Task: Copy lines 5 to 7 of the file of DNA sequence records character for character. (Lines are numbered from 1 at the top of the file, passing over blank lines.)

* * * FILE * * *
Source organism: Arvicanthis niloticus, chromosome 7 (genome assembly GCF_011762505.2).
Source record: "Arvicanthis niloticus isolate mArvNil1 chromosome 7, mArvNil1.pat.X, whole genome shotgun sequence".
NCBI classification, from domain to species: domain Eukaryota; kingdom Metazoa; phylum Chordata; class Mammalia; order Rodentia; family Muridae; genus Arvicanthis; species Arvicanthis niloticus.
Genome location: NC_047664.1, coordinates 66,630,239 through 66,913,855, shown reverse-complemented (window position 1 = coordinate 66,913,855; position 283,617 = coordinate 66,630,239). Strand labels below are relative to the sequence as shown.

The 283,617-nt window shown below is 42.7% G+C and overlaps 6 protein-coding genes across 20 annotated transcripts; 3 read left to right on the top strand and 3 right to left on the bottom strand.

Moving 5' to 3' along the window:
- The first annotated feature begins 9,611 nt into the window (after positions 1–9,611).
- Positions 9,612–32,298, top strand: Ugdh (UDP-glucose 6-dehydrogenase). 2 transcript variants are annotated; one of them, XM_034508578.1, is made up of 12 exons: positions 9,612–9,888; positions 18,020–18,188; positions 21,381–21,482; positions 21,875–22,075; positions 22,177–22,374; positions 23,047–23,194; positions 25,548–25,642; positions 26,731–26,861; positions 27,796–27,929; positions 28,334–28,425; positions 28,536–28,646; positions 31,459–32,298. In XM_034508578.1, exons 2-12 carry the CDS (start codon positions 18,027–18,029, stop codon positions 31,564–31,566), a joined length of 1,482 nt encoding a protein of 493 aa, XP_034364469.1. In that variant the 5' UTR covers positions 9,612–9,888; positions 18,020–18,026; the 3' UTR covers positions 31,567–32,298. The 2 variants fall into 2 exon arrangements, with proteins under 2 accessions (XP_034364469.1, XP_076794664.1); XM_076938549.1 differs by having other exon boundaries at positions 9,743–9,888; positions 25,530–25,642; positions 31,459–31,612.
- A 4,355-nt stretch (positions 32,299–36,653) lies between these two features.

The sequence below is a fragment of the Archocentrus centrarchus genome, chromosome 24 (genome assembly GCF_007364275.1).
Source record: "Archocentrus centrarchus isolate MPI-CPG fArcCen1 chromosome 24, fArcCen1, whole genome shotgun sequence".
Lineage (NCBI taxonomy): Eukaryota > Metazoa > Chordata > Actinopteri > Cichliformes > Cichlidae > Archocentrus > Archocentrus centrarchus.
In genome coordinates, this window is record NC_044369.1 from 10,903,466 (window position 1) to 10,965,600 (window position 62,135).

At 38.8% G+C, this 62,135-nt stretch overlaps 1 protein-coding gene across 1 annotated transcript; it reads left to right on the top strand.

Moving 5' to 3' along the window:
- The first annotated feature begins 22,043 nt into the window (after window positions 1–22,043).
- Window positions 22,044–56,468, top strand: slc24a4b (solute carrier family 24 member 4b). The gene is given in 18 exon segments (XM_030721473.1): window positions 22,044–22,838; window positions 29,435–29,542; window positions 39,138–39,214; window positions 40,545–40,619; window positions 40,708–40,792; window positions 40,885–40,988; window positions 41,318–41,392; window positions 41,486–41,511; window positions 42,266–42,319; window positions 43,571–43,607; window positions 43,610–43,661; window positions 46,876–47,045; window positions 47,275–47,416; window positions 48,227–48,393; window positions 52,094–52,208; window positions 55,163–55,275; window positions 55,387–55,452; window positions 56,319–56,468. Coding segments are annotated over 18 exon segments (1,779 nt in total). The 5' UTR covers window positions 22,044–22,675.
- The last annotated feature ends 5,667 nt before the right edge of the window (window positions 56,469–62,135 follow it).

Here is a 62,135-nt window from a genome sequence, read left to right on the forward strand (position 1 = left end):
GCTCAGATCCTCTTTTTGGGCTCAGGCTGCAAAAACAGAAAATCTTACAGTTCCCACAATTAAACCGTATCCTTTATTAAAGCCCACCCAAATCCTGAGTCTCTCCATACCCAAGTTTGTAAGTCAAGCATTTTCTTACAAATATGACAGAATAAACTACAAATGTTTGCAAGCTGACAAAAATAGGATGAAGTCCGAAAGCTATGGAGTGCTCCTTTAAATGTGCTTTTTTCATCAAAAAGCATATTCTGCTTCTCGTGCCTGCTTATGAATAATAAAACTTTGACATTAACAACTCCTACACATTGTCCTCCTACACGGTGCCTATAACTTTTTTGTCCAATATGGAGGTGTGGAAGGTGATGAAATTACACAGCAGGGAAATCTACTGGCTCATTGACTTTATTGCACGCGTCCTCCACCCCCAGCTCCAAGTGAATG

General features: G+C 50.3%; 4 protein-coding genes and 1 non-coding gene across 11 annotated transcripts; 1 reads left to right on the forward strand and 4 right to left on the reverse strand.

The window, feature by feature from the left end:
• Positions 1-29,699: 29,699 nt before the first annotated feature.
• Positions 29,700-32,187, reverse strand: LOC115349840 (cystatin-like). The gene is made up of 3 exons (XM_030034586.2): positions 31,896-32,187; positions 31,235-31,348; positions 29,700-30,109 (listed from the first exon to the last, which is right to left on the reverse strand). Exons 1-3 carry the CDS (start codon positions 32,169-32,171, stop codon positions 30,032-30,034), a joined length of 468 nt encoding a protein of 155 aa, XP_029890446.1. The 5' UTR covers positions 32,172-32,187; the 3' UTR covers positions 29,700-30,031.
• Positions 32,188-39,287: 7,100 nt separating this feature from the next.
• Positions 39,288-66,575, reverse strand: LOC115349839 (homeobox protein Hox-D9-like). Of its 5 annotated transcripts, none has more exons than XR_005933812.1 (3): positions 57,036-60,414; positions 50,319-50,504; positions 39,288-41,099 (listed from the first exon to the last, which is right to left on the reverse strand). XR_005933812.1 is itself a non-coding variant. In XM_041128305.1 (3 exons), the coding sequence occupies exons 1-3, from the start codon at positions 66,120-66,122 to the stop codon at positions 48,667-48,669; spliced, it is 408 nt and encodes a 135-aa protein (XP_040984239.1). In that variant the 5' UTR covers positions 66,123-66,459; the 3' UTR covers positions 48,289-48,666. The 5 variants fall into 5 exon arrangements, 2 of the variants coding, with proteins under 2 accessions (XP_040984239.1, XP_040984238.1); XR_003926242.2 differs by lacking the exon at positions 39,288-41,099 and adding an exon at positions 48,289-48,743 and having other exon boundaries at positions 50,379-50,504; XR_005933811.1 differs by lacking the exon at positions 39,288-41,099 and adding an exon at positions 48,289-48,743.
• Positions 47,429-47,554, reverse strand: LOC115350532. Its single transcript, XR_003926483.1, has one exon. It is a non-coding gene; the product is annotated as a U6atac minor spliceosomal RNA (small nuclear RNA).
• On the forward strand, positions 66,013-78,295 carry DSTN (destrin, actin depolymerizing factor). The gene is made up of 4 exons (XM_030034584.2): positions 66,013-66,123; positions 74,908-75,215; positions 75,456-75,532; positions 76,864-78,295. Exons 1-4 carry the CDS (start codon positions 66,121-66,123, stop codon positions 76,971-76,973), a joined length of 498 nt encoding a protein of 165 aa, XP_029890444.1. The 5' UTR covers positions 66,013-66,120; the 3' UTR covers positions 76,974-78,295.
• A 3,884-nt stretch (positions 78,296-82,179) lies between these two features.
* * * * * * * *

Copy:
The 283,617-nt window shown below is 42.7% G+C and overlaps 6 protein-coding genes across 20 annotated transcripts; 3 read left to right on the top strand and 3 right to left on the bottom strand.

Moving 5' to 3' along the window:
- The first annotated feature begins 9,611 nt into the window (after positions 1–9,611).